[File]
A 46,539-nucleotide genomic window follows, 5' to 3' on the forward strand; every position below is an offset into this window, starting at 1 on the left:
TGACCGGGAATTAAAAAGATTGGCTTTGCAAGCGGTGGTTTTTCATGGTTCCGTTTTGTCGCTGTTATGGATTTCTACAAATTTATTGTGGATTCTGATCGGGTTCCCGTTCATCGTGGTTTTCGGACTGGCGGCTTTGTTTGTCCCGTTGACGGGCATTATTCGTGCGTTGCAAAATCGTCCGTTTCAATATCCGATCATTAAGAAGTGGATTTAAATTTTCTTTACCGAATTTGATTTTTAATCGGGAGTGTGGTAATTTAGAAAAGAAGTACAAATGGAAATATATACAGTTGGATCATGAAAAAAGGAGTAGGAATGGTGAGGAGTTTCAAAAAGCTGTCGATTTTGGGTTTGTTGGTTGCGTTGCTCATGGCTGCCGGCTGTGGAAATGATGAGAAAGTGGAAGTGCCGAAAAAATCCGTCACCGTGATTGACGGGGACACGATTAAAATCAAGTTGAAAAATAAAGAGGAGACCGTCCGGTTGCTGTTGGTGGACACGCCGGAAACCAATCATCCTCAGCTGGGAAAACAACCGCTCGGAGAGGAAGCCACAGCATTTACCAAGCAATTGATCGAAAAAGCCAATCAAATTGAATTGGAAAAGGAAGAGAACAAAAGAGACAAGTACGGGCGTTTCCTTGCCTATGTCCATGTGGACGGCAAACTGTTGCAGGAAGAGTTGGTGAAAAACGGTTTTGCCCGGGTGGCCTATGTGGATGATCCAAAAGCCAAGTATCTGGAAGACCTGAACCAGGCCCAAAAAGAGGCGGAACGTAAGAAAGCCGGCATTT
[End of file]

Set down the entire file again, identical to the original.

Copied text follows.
A 46,539-nucleotide genomic window follows, 5' to 3' on the forward strand; every position below is an offset into this window, starting at 1 on the left:
TGACCGGGAATTAAAAAGATTGGCTTTGCAAGCGGTGGTTTTTCATGGTTCCGTTTTGTCGCTGTTATGGATTTCTACAAATTTATTGTGGATTCTGATCGGGTTCCCGTTCATCGTGGTTTTCGGACTGGCGGCTTTGTTTGTCCCGTTGACGGGCATTATTCGTGCGTTGCAAAATCGTCCGTTTCAATATCCGATCATTAAGAAGTGGATTTAAATTTTCTTTACCGAATTTGATTTTTAATCGGGAGTGTGGTAATTTAGAAAAGAAGTACAAATGGAAATATATACAGTTGGATCATGAAAAAAGGAGTAGGAATGGTGAGGAGTTTCAAAAAGCTGTCGATTTTGGGTTTGTTGGTTGCGTTGCTCATGGCTGCCGGCTGTGGAAATGATGAGAAAGTGGAAGTGCCGAAAAAATCCGTCACCGTGATTGACGGGGACACGATTAAAATCAAGTTGAAAAATAAAGAGGAGACCGTCCGGTTGCTGTTGGTGGACACGCCGGAAACCAATCATCCTCAGCTGGGAAAACAACCGCTCGGAGAGGAAGCCACAGCATTTACCAAGCAATTGATCGAAAAAGCCAATCAAATTGAATTGGAAAAGGAAGAGAACAAAAGAGACAAGTACGGGCGTTTCCTTGCCTATGTCCATGTGGACGGCAAACTGTTGCAGGAAGAGTTGGTGAAAAACGGTTTTGCCCGGGTGGCCTATGTGGATGATCCAAAAGCCAAGTATCTGGAAGACCTGAACCAGGCCCAAAAAGAGGCGGAACGTAAGAAAGCCGGCATTT